• Shallow water cruising. Catamarans have low draft keels, which allows them to cruise in shallow waters. Additionally, you are less likely to misjudge a body of water being deep enough since chances are you’ll just pass above the reef or rock without ever noticing. 
  • Bridge deck view. Because cat decks are high up, you can get a better view of your surroundings. A higher deck’s advantage is that it allows for better sightseeing, and it can be viewed as a safety feature.

Catamaran Cons

  • Different sailing experience. The stability of a cat is also seen as a downside from some people. Many sailing enthusiasts feel that sailing a cat is like sailing a houseboat, while monohulls offer the “true” sailing experience. If you are after exhilarating (or at least heeling) sailing, then a monohull may be better for you.
  • They take up more space. Cats may have a lot of space, but they also take up a lot of space, which leads them to be more difficult to dock in certain areas, and in many instances, you may not be able to dock exactly where you want. Also, they often cost more money to dock simply due to their size. 
  • Noisy to sail upwind. Due to some cats having a low bridge deck clearance, waves can smack up against its underside and emit a very noticeable water slapping sound. This can get annoying when you are trying to enjoy a quiet sailing session. If you want to learn more, read this!
  • Less feedback when turning. Due to their stability and overall wideness, you won’t get as much feedback from the wheel as you would a monohull. This means you will need to be more vigilant if you find yourself in rough waters and high winds. Some people also feel like there is a lag while steering a catamaran.

What Are Monohulls?

As the name suggests, monohull boats have one hull. This design is likely what you think of when you think of what a boat is. You might be wondering why most boats aren’t catamarans given their stability advantages, and the answer to that is responsiveness, size, nimbleness, and sailing experience.

One advantage with a monohull boat is that it can slice through water like butter mitigating noise at higher speeds. Additionally, they are cheaper to produce (generally speaking) overall, making them even more attractive for both manufacturers and consumers.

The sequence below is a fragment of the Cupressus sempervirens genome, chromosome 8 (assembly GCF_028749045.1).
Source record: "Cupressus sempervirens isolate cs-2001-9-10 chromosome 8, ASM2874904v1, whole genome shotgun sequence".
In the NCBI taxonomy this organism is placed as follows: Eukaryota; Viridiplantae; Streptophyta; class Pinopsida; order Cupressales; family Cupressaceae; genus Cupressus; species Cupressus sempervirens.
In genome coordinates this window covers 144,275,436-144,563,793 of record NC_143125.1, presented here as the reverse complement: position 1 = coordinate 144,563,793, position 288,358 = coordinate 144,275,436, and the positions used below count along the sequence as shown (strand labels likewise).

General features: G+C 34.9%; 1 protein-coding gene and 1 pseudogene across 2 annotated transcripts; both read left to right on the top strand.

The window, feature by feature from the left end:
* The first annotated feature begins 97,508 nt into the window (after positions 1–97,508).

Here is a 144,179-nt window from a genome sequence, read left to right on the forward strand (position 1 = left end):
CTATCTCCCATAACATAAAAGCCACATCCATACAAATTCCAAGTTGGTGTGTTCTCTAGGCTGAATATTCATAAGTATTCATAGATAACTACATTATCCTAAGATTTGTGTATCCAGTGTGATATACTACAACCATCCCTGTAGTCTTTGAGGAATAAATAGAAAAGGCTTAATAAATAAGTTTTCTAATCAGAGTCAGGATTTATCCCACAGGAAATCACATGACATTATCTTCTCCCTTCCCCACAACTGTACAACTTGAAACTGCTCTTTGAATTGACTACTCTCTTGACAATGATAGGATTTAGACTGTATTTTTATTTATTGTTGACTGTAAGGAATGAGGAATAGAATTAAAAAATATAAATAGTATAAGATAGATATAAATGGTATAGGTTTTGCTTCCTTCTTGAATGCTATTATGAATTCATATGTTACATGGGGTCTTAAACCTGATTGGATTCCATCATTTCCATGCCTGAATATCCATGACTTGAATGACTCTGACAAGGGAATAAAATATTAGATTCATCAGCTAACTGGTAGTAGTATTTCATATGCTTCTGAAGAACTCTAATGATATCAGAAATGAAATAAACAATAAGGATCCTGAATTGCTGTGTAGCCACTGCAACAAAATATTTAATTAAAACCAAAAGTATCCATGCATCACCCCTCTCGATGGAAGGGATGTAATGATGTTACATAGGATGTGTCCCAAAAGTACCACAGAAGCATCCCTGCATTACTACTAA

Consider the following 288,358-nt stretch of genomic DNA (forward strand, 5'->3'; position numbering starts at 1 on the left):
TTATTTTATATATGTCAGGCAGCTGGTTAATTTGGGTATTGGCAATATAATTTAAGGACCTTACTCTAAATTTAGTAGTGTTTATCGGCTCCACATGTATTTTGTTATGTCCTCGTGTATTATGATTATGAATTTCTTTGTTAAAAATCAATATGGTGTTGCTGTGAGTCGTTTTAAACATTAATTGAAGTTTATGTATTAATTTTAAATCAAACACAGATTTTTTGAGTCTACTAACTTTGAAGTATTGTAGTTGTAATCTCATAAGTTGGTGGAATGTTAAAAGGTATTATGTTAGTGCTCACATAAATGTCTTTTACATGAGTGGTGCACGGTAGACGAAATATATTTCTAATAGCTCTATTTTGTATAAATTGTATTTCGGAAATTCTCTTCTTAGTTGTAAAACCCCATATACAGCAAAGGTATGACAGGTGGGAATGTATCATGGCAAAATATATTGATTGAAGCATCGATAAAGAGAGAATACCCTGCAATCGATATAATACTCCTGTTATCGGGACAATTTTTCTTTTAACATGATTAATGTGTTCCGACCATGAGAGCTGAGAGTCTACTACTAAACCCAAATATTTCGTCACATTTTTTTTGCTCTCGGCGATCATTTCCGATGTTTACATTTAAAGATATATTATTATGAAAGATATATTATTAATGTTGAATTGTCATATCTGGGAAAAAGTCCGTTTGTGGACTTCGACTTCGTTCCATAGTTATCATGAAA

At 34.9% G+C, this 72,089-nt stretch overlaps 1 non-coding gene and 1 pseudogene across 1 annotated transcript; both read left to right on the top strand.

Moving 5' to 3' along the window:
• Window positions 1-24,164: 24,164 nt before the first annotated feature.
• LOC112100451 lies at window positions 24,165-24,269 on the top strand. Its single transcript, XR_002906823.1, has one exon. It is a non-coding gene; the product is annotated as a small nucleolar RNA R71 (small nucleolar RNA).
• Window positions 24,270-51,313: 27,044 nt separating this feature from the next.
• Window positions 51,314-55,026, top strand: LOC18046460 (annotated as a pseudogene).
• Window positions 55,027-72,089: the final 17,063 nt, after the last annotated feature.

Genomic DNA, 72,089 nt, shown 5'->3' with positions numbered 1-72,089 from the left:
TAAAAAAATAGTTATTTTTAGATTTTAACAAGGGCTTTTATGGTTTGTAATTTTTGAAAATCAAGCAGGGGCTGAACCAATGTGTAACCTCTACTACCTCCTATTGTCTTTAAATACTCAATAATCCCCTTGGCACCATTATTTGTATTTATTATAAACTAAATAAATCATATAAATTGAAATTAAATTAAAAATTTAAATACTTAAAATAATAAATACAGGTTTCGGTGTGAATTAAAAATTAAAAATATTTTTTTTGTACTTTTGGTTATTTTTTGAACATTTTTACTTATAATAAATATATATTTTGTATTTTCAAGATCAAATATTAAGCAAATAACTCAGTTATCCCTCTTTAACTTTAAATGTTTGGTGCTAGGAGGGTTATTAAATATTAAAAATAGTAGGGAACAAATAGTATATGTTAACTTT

Many would also argue that monohulls are aesthetically pleasing. Think of the best looking Yachts and speedboats you’ve ever seen – they are highly likely to be monohulls. 

But let’s not get too far ahead of ourselves; there are plenty of differences and pros & cons between cats and monohulls, and stacking them up together is the easiest way to make an informed decision on which one is best for you.

Monohull Pros

  • Quiet sailing. Because of how monohulls are shaped, they don’t suffer from water slapping against a flat hull. They cut through the water, which allows for a quieter sailing experience overall. If you hate repetitive, annoying sounds, you might want to look into a monohull for this reason.
  • More exhilarating sailing experience. This is the main argument from people who are fans of monohull boats. You can heel in them, and they are more responsive when steering. You’ll also “feel” the waters more as the boat gets sloshed around. If you are looking for that heeling motion a monohull or a trimaran is probably what you should get. In addition, monohulls are easier to tack
  • Aesthetics. This is subjective, but more people seem to prefer the aesthetics of monohull boats. A good looking monohull is simply gorgeous and sleek looking. I love the look of cats, but I do believe most people fancy the mono!
  • Dock in more places. Monohulls are smaller, which means they can dock almost anywhere without special accommodation. Additionally, they can maneuver through tighter spaces. Even though shallow water can sometimes be the enemy of a monohull boat, you’ll likely feel like you aren’t as limited as a catamaran. 
  • Less expensive. A furnished out monohull boat is usually going to be less expensive than a cat. If you want amenities such as sleeping quarters and cooking tools, you’ll save money using a monohull.

Can catamarans be cheaper than monohulls?

Monohull Cons

  • Small quarters. Any area you go to inside of a monohull is going to be smaller than the cat equivalent. So while monohulls are cheaper, you are receiving less space; you will need to look for a bigger monohull if you want living quarters that are closer to a cat. 
  • Ventilation. Monohulls aren’t as good at ventilating as a cat. Things can get quite toasty on a warm day, which isn’t ideal if you are sleeping in your boat. You can use fans, or AC to help mitigate this issue, however.